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Will historic National Cathedral be unloaded?

Posted By Les Kinsolving On 07/09/2012 @ 8:18 pm In Commentary,Opinion | No Comments

The interim dean of the Episcopal Church’s Washington National Cathedral has, quite suddenly, announced that he will leave his position this month. The Rev. Dr. Francis Wade took on this interim post Jan. 6, 2012, and was expected to remain until the arrival of a new dean. There was no explanation provided by the Cathedral office for this sudden departure.

Virtue Online’s Sarah Ives reports: “It had been expected that Wade would stay in place until the arrival of the new dean. No names of prospective interim or permanent deans have been announced following the announcement of Wade’s surprise departure.

“Meanwhile, the Washington National Cathedral continues its frantic search for money in its recent public appeals. On June 21, 2012, a Cathedral email referred to the month of June as a ‘critical time.’ The public communiqué pleaded: ‘A gap in annual funds remains and must be closed by the end of the Cathedral’s fiscal year, June 30, 2012.’

“While in this document and others the Cathedral continues to blame its financial difficulties on the Aug. 23, 2011, earthquake, this justification for their financial woes is disingenuous because the Cathedral has not even begun to repair the highly damaged towers. An unnamed staff member said that the Cathedral is more than $1 million behind in its expected revenues for this fiscal year. Because of the large shortfall, the daily noon-day worship services have been moved away from the high altar in the main section of the Cathedral so that more paying bus tours can be added to the daily schedule. Management decided that the cash that could be brought in by tours between noon and 12:30 p.m. is more important than the traditional Eucharist at the main altar.

“The most recent assessment of the earthquake damages at the Cathedral states that the repairs are estimated at $20 million and that the renovation once started will take five years. Most of the damages were sustained in the Central Tower that swayed and suffered a form of whiplash bouncing back and forth. The Cathedral had no earthquake insurance and so all of the money will need to be raised to repair the building. Because the Cathedral has not raised sufficient money to repair the damages, the work on the Cathedral has not even yet begun. Instead, dark netting has been hung between the ceiling and the floor in order to catch any falling mortar from the towers and other damaged areas.

“Now that the Cathedral frequently has non-stop tours with guides speaking into loud microphones, one staff member compared the hectic, noisy atmosphere to a busy train station. During the last few months, fees were added to view the Cathedral, and now every person entering is met with large signs announcing entrance fees along with a cashier ready to take money.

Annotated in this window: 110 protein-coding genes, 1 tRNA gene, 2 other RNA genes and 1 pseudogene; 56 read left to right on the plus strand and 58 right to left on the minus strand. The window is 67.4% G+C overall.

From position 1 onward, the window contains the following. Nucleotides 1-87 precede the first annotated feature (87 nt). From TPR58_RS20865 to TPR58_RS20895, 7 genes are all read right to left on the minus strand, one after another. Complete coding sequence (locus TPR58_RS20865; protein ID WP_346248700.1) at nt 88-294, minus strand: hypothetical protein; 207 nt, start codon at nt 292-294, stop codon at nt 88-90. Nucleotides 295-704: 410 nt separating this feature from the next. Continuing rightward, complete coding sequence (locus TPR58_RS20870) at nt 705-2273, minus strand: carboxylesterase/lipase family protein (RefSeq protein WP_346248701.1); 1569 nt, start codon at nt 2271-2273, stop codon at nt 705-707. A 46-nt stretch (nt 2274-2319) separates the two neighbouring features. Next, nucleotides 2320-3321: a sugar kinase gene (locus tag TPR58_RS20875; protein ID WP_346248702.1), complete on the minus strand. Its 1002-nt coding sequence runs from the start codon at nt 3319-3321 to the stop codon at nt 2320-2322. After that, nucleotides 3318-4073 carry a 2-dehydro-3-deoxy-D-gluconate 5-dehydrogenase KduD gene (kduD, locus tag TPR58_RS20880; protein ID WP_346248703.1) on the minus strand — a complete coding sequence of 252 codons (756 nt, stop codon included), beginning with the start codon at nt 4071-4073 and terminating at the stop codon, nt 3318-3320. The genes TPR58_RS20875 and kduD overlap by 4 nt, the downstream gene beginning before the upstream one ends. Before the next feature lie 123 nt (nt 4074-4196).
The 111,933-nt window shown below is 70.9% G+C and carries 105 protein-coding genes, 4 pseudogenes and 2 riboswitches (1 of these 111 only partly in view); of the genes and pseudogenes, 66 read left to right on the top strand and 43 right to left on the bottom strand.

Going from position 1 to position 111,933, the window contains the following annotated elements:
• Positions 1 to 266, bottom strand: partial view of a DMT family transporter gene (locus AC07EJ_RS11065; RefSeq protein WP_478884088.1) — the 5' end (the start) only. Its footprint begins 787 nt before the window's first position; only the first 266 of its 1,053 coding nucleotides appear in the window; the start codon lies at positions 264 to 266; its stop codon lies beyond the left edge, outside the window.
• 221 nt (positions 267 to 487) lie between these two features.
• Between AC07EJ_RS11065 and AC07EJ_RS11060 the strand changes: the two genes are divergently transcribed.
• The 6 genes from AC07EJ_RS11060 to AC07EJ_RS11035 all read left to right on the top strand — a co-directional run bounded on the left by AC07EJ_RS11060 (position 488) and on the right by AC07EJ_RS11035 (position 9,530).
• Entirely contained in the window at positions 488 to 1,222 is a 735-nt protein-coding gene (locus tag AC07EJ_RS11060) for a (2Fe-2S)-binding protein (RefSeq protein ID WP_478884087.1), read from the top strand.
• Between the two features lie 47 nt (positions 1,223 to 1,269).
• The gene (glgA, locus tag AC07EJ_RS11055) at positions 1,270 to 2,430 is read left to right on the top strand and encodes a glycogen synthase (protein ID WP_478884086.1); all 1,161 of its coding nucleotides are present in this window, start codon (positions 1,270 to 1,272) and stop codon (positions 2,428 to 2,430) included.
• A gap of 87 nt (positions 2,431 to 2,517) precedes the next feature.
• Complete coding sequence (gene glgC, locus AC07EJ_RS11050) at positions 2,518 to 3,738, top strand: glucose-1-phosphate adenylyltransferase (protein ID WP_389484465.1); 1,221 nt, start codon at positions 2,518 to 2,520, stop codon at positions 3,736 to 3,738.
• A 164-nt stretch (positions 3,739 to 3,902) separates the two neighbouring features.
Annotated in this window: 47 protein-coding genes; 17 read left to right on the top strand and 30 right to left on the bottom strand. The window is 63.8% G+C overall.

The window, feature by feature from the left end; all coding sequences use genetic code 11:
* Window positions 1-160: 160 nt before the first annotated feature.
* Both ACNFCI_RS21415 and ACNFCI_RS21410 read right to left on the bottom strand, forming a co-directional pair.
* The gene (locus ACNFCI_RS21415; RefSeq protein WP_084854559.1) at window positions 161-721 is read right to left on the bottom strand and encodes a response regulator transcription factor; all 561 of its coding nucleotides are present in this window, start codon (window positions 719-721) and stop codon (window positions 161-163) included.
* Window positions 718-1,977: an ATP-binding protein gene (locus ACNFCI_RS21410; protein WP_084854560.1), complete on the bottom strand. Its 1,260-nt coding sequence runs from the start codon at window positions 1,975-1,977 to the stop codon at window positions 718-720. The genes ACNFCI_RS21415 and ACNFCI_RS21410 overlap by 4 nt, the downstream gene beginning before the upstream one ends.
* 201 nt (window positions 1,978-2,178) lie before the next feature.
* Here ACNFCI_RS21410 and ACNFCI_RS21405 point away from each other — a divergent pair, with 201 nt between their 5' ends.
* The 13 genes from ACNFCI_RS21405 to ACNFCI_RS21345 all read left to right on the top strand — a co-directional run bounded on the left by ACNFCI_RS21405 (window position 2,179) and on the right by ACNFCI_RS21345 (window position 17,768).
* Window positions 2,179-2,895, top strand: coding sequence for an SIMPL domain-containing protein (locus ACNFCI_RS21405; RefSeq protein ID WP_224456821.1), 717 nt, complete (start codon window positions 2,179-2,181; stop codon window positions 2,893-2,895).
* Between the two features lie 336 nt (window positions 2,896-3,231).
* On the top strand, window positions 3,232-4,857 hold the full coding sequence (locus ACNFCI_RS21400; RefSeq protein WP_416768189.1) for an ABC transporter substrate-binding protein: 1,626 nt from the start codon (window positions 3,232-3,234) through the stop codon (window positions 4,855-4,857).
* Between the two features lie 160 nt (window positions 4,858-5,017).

“These manifold signs of trouble at the Cathedral continue to raise questions about the plans for addressing these problems as even the Cathedral publications themselves predict a real crisis that will occur at the end of June.



”Now without Dean Wade, the situation should likely fall into the province of Bishop Mariann Edgar Budde, the chair of the board for the Protestant Episcopal Cathedral Foundation. In March 2012, Budde fired Lucy Chumbley, the respected editor of the Washington Window and then ended this diocesan newspaper without having any newspaper or independent reporting sheet to take its place.



”With these draconian measures, Budde appears to have attempted to stop any publicity from the now defunct Washington Window about the grave Cathedral financial crisis. Now these unexplained multiple crises at the Washington National Cathedral are erupting into plain view.”

National Episcopal Church membership has plummeted from 3.5 million in the last century, to barely 2 million today.

That and the $20 million cost of repairing the Cathedral (on which the denomination has never invested earthquake insurance) is renewing speculation that the Cathedral may be sold to another denomination rather than closed down, as have Episcopal cathedrals in Delaware and Rhode Island.

Meanwhile, the denomination’s General Convention, meeting July 4, 2012, in Indianapolis, has seen its House of Deputies (priests and laity) pass a resolution calling for the sale of the 12-story National Episcopal Church headquarters building at 815 Second Avenue in New York City (the other General Convention house is the House of Bishops, to which this resolution was sent).

The Very Rev. David Thurlow of South Carolina called for the denomination to stop concealing the legal costs it has incurred in its property battles with breakaway diocese and congregations:

“I ask for transparency and accountability when it comes to how much money has actually been spent on the legal costs that continue to escalate. … People are not happy that we have a building in New York that takes millions of dollars out of our missionary operations.”

On another Convention issue, the Rev. Susan Russell of Los Angeles declared:

“Giving the residents of the District of Columbia the right to elect U.S. senators is a matter of justice that should be confirmed by the Episcopal Church.”


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